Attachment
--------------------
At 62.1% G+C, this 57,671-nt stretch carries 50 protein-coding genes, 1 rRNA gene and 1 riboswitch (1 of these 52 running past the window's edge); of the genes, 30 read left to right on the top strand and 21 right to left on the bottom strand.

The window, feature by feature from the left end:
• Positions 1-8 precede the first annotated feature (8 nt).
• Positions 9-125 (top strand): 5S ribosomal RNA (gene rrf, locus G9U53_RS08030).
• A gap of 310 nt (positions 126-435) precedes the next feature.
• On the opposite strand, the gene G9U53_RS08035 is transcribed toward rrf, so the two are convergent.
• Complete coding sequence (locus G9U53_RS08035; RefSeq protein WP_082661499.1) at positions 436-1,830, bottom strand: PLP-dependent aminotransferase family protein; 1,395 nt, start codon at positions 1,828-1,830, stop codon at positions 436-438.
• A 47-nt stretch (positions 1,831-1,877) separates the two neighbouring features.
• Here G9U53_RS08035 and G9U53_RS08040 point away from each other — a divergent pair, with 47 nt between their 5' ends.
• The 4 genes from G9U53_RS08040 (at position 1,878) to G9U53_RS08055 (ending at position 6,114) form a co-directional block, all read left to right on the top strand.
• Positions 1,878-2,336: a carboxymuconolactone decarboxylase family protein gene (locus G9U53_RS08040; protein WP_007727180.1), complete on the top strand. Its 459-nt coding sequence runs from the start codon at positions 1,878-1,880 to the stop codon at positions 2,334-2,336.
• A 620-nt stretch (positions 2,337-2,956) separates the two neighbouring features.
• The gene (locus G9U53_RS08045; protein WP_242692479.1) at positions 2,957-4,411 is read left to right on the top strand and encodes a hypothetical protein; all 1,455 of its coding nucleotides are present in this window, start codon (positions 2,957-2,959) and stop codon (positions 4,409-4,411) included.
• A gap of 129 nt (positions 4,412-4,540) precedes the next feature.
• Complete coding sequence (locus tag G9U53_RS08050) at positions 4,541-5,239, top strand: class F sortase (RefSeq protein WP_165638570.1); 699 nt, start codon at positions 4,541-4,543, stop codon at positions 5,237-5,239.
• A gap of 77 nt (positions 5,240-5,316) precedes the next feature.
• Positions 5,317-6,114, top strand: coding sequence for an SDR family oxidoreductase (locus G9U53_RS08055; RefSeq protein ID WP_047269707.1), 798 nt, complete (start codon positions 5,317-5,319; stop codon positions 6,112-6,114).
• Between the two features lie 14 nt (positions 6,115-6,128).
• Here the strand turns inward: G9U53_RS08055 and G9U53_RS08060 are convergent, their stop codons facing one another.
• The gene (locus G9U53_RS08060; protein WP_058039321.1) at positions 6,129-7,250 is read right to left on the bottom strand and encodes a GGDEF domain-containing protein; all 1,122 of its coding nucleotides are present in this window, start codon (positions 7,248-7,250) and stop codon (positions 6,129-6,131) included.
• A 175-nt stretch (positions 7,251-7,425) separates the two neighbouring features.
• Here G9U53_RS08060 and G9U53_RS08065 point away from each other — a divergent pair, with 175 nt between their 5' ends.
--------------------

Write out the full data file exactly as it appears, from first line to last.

At 62.1% G+C, this 57,671-nt stretch carries 50 protein-coding genes, 1 rRNA gene and 1 riboswitch (1 of these 52 running past the window's edge); of the genes, 30 read left to right on the top strand and 21 right to left on the bottom strand.

The window, feature by feature from the left end:
• Positions 1-8 precede the first annotated feature (8 nt).
• Positions 9-125 (top strand): 5S ribosomal RNA (gene rrf, locus G9U53_RS08030).
• A gap of 310 nt (positions 126-435) precedes the next feature.
• On the opposite strand, the gene G9U53_RS08035 is transcribed toward rrf, so the two are convergent.
• Complete coding sequence (locus G9U53_RS08035; RefSeq protein WP_082661499.1) at positions 436-1,830, bottom strand: PLP-dependent aminotransferase family protein; 1,395 nt, start codon at positions 1,828-1,830, stop codon at positions 436-438.
• A 47-nt stretch (positions 1,831-1,877) separates the two neighbouring features.
• Here G9U53_RS08035 and G9U53_RS08040 point away from each other — a divergent pair, with 47 nt between their 5' ends.
• The 4 genes from G9U53_RS08040 (at position 1,878) to G9U53_RS08055 (ending at position 6,114) form a co-directional block, all read left to right on the top strand.
• Positions 1,878-2,336: a carboxymuconolactone decarboxylase family protein gene (locus G9U53_RS08040; protein WP_007727180.1), complete on the top strand. Its 459-nt coding sequence runs from the start codon at positions 1,878-1,880 to the stop codon at positions 2,334-2,336.
• A 620-nt stretch (positions 2,337-2,956) separates the two neighbouring features.
• The gene (locus G9U53_RS08045; protein WP_242692479.1) at positions 2,957-4,411 is read left to right on the top strand and encodes a hypothetical protein; all 1,455 of its coding nucleotides are present in this window, start codon (positions 2,957-2,959) and stop codon (positions 4,409-4,411) included.
• A gap of 129 nt (positions 4,412-4,540) precedes the next feature.
• Complete coding sequence (locus tag G9U53_RS08050) at positions 4,541-5,239, top strand: class F sortase (RefSeq protein WP_165638570.1); 699 nt, start codon at positions 4,541-4,543, stop codon at positions 5,237-5,239.
• A gap of 77 nt (positions 5,240-5,316) precedes the next feature.
• Positions 5,317-6,114, top strand: coding sequence for an SDR family oxidoreductase (locus G9U53_RS08055; RefSeq protein ID WP_047269707.1), 798 nt, complete (start codon positions 5,317-5,319; stop codon positions 6,112-6,114).
• Between the two features lie 14 nt (positions 6,115-6,128).
• Here the strand turns inward: G9U53_RS08055 and G9U53_RS08060 are convergent, their stop codons facing one another.
• The gene (locus G9U53_RS08060; protein WP_058039321.1) at positions 6,129-7,250 is read right to left on the bottom strand and encodes a GGDEF domain-containing protein; all 1,122 of its coding nucleotides are present in this window, start codon (positions 7,248-7,250) and stop codon (positions 6,129-6,131) included.
• A 175-nt stretch (positions 7,251-7,425) separates the two neighbouring features.
• Here G9U53_RS08060 and G9U53_RS08065 point away from each other — a divergent pair, with 175 nt between their 5' ends.